Moonstone Beach during high tide in Trinidad on Dec. 13, 2017. Photo by Kyra Skylark.

The health of the ocean is in our hands

The deep, ultimate reality of ocean acidification, the collapse of sea life and catastrophic weather events.

Waves with mist trailing off of their crests, sea gulls crying, fishing boats on the horizon, the rewards of enjoying life by the sea are vast. But along with the rewards comes danger. There is a threat to sea life that can change all of our lives, ocean acidification.

Ocean acidification will either cause adaptation or extinction for most marine life.

Stephen Palumbi, a professor in marine sciences from the Hopkins Marine Station of Stanford University, says that we have gone from an overabundance of marine life 100 years ago to there being no marine life 100 years from now.

Robert Matthews, a criminology major at Humboldt State, had never heard of ocean acidification and learning about it shocked him.

“Ocean acidification is a big problem, it’s bad enough there is a trash vortex,” Matthews said.

Carbon dioxide absorbed into the ocean helps reduce greenhouse gases in the environment, but this results in ocean acidification.

Ocean acidification is when the carbon dioxide levels in the ocean change the chemistry of the seawater. Fossil fuel carbon emissions are also changing the chemistry of the ocean.

According to the National Oceanic and Atmospheric Administration, the oceans have absorbed 25 percent of the carbon dioxide produced since the beginning of the industrial revolution and humankind’s industrial and agricultural activities.

Biochemistry professor at HSU Jenny Cappuccio has been involved in a project with University of California, Berkeley by removing carbon dioxide from the atmosphere and storing it in the ground.

“I never expected to be involved in rocks, it wasn’t in my background. It’s great to learn new things,” Cappuccio said.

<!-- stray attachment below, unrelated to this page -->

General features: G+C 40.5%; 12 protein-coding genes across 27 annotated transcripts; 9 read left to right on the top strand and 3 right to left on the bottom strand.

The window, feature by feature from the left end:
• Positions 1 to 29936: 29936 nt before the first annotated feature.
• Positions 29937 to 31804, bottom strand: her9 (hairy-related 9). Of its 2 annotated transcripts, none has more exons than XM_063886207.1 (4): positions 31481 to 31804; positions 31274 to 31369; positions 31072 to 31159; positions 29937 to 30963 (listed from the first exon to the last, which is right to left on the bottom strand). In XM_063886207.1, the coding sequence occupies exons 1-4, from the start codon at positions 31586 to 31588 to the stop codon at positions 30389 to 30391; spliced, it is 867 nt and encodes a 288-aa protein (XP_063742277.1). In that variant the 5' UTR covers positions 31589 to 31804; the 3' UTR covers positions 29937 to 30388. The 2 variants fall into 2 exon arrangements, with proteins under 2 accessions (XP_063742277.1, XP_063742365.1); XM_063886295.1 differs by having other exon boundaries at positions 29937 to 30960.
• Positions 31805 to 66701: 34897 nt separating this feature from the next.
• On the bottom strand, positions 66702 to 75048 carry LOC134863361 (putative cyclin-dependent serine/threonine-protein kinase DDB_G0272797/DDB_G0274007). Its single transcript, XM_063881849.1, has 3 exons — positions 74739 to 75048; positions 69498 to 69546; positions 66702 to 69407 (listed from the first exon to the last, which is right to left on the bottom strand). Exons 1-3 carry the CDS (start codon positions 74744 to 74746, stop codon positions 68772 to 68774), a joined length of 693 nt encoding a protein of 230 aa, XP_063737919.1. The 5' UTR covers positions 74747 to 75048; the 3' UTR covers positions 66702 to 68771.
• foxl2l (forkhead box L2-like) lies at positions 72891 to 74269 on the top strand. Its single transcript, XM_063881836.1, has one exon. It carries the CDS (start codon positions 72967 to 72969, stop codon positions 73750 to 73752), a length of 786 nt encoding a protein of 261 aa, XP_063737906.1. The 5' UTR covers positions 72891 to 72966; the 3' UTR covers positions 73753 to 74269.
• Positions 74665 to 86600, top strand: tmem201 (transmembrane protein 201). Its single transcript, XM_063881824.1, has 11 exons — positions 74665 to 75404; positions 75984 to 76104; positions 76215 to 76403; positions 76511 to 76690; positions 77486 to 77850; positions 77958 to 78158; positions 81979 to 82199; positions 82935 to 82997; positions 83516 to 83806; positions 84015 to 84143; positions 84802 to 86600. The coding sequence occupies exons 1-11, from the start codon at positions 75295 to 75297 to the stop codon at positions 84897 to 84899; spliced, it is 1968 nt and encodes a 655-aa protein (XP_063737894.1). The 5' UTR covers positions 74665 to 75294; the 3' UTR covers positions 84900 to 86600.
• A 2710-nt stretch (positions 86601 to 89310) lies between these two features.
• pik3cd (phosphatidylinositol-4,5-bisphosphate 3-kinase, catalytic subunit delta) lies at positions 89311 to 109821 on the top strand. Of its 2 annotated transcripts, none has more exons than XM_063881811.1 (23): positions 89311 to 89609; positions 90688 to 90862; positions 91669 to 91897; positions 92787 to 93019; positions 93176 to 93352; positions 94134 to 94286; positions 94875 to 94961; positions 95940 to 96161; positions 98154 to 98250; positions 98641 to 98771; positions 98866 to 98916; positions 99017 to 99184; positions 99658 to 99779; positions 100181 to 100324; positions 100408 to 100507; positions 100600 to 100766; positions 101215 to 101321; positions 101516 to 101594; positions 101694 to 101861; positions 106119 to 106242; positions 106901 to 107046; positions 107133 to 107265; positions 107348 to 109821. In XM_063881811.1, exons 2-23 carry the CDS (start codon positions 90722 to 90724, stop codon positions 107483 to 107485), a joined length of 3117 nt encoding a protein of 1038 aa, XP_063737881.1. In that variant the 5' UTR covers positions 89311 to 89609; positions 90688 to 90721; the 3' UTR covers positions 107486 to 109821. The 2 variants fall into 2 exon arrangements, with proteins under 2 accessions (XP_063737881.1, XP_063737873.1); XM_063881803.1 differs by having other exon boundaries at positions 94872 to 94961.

Cappuccio’s work on the project had to do with bacterial microbes converting carbon dioxide gas to carbon dioxide solid.

“Ocean acidified seawater has shifted [seawater] equilibrium to dissolve marine calcifying organisms, shells and corals, rather than build them,” Cappuccio said.

“Calcifying organisms like shells sequester carbon dioxide,” O’Shea said.

Oceanography professor Danny O’Shea has hope that we will be able to turn it around.

“Things are getting better faster than they are getting worse,” O’Shea said. “People like us are going to school and making positive changes out there.”

At HSU, students, staff and faculty are working to combat ocean acidification. HSU marine lab technician and student Kindle Murie has put her education and future into ocean acidification research.

“Lab work is paying off,” Murie said.

Murie is looking forward to a new research project on the effects of ocean acidification in kelp forests, both in the ocean and in the marine lab.

HSU has grown with knowledge and funding for ocean programs enabling students and faculty to do more research.

“Water gets more acidic the further you go down,” oceanographer Hal Greer said. “It is getting harder on the ocean and its organisms to buffer the affects of carbon dioxide.”

At the HSU marine lab, undergraduate and graduate students work together with professors making new research discoveries.

According to Grant Eberle, the HSU marine lab equipment technician, ocean acidification is currently a “hot topic.”

“We have a unique upwelling of reduced pH ocean acidic seawater in Trinidad,” Eberle said.

This unique setting gives students a good opportunity to research ocean acidification.

The oceans absorb more carbon dioxide and heat from the atmosphere every day. The importance of this research demands our attention.



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